Research in the arts/humanities is a lot less structured than how lab-based research and experiments might flow – students can create a research style and project that is tailored to their individual topic and interests, which allows projects to take form as research essays, art forms, performances, video essays, and the list goes on. For research programs like the Summer Institute in the Arts and Humanities, and for more individualized research that one might work with a faculty member on, you are highly encouraged to bring your own interests and passions to the table. Your mentor(s) will likely provide a basic framework for the final project you are aiming to produce, but they also allow a lot of room for creativity and your own interpretation of your research to take place. For example, my last big research project took form as both a formal research project and an art piece, which ended up being displayed in UW libraries and the UW office of research. Research in the arts/humanities is very fluid, and your project’s form will likely evolve as you learn more about your topic. – Ruby Barone

If you began a research project in high school, it is absolutely up to you and your research mentor whether you want to continue it into your undergraduate career. If you feel passionate and excited about your research, don’t feel obligated to switch topics as you enter undergraduate research. However, I would say that the transition to college can be a great time to try new things and extend yourself as a researcher to learn new skills, techniques, and about new topics! You have a lot of years to experiment with new things. Anecdotally, the research I participated in during high school in seismology is completely different from the research I conduct now in microbiology, and I really value having had that experience in gaining skills in a more “dry lab” environment. Although I now work in a wet lab, there are many skills that can carry over, and it allows you to get a better sense of what excites you as a researcher. – Tara Young

View Tara’s URL profile here.

It depends. Most professors in STEM fields, from my understanding, expect approximately 9-12 hours per week. That said, you can fulfill these hours whenever it works best with your schedule. Moreover, all professors understand that you are a student first. If there are weeks where you have several exams, for example, or are particularly busy with schoolwork, communicate this to your research mentor! Odds are they will understand that you can’t work on your project as much as usual and it will be totally ok. – Carson Butcher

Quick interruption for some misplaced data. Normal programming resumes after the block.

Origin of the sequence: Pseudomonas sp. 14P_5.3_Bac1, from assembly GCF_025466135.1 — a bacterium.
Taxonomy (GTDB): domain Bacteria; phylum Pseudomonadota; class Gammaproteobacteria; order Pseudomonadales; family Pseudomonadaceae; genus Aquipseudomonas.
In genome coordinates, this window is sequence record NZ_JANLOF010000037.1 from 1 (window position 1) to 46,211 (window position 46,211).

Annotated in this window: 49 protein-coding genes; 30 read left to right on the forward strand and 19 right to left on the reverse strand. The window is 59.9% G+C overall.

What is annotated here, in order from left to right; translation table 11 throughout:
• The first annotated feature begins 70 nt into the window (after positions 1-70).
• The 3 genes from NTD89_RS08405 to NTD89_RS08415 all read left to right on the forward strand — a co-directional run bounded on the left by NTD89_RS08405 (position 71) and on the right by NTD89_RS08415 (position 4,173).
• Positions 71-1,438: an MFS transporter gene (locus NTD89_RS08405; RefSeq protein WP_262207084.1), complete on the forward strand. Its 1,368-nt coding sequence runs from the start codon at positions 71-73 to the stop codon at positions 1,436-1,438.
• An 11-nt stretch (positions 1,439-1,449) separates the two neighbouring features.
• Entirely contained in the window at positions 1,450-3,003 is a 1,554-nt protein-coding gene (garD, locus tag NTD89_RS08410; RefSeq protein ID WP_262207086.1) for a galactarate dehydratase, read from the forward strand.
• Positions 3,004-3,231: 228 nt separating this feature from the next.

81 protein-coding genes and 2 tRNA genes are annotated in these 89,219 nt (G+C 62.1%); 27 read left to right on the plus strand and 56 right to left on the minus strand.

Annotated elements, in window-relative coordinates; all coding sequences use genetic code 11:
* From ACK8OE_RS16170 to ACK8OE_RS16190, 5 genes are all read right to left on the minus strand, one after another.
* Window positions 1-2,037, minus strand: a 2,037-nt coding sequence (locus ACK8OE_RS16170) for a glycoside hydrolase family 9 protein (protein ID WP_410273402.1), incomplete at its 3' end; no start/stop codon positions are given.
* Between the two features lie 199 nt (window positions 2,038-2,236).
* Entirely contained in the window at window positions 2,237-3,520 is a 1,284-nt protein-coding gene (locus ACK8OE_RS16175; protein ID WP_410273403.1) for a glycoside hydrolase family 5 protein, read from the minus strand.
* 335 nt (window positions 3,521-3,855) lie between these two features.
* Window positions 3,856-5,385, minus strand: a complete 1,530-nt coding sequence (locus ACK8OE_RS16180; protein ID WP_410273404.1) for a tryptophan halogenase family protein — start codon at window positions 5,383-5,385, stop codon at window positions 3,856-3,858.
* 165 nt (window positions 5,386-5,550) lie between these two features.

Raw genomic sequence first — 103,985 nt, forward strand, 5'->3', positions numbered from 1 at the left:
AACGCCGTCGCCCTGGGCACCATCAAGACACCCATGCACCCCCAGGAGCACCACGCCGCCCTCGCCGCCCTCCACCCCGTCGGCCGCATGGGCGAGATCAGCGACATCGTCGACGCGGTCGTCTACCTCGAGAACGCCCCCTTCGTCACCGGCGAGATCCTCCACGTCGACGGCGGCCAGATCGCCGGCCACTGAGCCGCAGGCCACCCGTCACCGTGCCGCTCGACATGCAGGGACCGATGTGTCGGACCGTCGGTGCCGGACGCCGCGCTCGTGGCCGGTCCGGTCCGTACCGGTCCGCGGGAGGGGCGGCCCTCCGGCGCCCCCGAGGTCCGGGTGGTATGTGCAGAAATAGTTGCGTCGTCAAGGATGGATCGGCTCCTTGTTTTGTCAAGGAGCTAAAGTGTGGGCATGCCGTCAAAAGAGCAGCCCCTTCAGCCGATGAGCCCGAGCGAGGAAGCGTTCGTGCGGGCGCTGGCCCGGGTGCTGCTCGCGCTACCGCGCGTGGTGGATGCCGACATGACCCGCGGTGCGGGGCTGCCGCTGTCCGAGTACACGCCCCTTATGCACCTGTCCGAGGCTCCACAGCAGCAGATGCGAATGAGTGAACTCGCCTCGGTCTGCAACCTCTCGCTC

View Carson’s URL profile here.

For research in the STEM fields, mentors usually expect 10 hours per week of time commitment. However, it does not mean that you will and must do 10 hours of work every week. You would start easy with ~3 hours per week of training, getting yourself familiarized with the research methodology and protocols. As you gain familiarity and confidence in research methods, you can be more independent and conduct more experiments based on your interest, therefore spending more time in the lab. Mentors usually expect a long-term commitment of a minimum 1 year, and it is reasonable: most of the training, whether wet lab work or computational work, would require at least a quarter of training to gain confidence. You are left with two quarters (or more) of independent research to learn, grow and contribute. – Teng-Jui Lin

View Carson’s Teng-Jui’s profile here.

I recently transitioned to a new lab, and I do not have a specific project I am working on. I am mostly learning basic biomedical science lab bench work even though I have prior experience. My mentor encouraged me to start from the beginning as if I had no previous experience, so I can relearn the fundamentals. If you want to develop basic research skills, I would highly recommend applying because you will spend time learning techniques in the beginning and your mentor will be there to supervise you. – Nisha BK.

View Nisha’s URL profile here.

As a student who juggles a full course load and anywhere between 5-10 extracurriculars every quarter, I understand the struggle of maintaining a healthy work-life balance! Something that has always helped me is organizing my life into a calendar and being very intentional with how I spend my time. Especially when it comes to research, I set clear boundaries with my mentors about when I’ll be working. It also helps that I love everything that I do—I get to study neuroscience, do research, direct a mentorship program, and do a communications internship. It’s so rewarding when you get to do work that you are genuinely passionate about. But of course, we can’t be productive all the time. Make sure to prioritize your health and give yourself time to rest and recharge! – Shannon Hong

View Shannon’s URL profile here.

Additional Resources